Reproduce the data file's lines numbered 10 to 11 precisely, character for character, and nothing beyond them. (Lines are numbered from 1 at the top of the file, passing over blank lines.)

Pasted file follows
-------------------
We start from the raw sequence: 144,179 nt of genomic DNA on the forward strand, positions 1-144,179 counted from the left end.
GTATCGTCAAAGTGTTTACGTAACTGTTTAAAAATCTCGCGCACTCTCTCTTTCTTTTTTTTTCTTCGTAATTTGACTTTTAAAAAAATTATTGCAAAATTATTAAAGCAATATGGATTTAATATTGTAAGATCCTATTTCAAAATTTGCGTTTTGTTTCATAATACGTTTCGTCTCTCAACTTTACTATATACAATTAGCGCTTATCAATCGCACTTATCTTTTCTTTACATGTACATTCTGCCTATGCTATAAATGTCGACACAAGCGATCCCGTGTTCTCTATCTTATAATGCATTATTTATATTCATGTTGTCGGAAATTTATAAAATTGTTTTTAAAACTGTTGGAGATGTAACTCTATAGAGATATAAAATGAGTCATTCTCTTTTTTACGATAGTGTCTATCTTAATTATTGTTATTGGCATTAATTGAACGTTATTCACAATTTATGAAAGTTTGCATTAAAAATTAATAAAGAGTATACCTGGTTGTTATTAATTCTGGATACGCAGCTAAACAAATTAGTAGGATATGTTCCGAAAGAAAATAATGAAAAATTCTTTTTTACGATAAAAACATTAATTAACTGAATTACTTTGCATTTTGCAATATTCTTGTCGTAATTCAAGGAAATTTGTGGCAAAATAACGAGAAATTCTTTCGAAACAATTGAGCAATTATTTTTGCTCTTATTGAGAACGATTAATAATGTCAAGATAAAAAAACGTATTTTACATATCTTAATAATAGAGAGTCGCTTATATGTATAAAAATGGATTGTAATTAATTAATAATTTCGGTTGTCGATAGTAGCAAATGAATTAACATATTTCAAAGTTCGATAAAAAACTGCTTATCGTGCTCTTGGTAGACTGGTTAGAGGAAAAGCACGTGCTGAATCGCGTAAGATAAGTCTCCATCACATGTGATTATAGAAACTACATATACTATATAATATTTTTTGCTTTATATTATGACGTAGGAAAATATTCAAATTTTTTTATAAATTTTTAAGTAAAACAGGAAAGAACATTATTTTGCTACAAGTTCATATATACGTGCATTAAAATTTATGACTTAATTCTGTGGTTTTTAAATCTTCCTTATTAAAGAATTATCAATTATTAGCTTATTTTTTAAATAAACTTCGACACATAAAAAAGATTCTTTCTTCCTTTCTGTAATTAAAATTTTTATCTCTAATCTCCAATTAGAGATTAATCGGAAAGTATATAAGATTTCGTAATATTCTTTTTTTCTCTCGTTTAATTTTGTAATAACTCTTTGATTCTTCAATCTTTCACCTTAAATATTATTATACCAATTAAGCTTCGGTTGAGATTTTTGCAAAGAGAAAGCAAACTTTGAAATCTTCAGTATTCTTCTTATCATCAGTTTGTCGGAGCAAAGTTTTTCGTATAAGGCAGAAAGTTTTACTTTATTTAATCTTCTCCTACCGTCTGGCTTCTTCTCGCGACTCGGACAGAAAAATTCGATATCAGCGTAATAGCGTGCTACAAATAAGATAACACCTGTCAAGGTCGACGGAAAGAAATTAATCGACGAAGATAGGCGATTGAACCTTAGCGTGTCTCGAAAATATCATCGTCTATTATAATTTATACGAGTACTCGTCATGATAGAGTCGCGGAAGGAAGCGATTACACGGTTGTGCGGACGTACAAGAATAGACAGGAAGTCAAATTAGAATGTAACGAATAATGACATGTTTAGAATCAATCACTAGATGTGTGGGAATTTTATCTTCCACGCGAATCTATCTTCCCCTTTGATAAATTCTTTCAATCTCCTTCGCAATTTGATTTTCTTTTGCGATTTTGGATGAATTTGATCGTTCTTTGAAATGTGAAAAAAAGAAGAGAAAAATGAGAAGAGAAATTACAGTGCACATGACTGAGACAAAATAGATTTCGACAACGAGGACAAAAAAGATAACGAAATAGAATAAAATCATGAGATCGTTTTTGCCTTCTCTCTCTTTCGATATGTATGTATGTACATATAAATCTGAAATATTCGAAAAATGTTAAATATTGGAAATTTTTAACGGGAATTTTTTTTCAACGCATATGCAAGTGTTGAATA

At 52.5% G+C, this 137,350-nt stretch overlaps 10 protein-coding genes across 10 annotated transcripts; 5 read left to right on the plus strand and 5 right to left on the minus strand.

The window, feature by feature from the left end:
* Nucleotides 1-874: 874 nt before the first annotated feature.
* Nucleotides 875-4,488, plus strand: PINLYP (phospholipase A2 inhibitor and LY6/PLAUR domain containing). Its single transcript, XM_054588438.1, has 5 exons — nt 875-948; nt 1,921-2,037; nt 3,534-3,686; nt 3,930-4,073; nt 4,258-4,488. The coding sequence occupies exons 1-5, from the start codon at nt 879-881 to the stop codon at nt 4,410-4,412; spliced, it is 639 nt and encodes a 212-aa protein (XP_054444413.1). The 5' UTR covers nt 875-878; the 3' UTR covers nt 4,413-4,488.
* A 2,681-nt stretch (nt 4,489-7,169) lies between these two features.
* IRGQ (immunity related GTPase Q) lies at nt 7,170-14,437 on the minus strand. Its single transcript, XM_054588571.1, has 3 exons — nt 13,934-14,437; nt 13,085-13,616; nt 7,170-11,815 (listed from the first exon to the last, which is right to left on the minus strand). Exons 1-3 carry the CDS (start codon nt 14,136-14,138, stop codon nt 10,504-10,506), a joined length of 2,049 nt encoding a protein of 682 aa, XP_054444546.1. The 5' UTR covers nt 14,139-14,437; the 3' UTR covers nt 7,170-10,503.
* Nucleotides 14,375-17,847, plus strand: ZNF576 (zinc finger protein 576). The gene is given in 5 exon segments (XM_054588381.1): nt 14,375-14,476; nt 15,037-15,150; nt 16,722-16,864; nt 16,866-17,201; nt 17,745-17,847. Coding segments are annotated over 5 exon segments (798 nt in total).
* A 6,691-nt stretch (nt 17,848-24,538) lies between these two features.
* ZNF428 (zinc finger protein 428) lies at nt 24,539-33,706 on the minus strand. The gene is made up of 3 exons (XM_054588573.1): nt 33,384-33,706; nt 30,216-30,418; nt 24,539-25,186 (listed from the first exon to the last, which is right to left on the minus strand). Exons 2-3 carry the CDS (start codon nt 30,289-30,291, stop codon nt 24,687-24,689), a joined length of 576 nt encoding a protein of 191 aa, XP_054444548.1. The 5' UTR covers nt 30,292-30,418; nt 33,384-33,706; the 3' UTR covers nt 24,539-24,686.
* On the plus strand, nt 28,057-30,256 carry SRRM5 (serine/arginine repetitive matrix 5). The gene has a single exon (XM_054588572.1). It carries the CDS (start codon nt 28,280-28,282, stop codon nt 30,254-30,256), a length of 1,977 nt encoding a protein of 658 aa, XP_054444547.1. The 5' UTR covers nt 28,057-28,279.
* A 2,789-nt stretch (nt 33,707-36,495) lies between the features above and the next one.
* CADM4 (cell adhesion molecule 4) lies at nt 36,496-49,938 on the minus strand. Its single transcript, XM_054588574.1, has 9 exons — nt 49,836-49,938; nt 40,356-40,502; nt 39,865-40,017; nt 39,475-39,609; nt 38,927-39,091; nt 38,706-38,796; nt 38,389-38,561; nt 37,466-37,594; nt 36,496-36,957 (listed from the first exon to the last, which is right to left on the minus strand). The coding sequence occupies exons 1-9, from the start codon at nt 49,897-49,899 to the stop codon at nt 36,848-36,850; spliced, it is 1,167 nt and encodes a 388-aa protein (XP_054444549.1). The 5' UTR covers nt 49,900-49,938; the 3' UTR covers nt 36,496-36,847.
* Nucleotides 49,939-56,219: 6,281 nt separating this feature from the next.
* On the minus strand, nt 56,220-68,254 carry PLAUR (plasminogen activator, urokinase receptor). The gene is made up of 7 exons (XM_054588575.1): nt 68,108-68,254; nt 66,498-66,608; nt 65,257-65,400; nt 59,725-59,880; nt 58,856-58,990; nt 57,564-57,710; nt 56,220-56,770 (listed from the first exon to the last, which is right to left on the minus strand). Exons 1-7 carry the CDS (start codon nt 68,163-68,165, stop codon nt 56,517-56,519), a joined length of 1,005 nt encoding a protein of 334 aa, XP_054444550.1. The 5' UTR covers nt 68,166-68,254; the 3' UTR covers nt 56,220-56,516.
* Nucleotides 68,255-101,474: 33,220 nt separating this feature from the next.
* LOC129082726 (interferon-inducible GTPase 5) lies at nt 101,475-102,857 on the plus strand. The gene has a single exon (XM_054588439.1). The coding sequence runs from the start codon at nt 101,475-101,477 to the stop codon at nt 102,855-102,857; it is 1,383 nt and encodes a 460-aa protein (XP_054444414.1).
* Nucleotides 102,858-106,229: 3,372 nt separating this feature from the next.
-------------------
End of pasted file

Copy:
* A 6,691-nt stretch (nt 17,848-24,538) lies between these two features.
* ZNF428 (zinc finger protein 428) lies at nt 24,539-33,706 on the minus strand. The gene is made up of 3 exons (XM_054588573.1): nt 33,384-33,706; nt 30,216-30,418; nt 24,539-25,186 (listed from the first exon to the last, which is right to left on the minus strand). Exons 2-3 carry the CDS (start codon nt 30,289-30,291, stop codon nt 24,687-24,689), a joined length of 576 nt encoding a protein of 191 aa, XP_054444548.1. The 5' UTR covers nt 30,292-30,418; nt 33,384-33,706; the 3' UTR covers nt 24,539-24,686.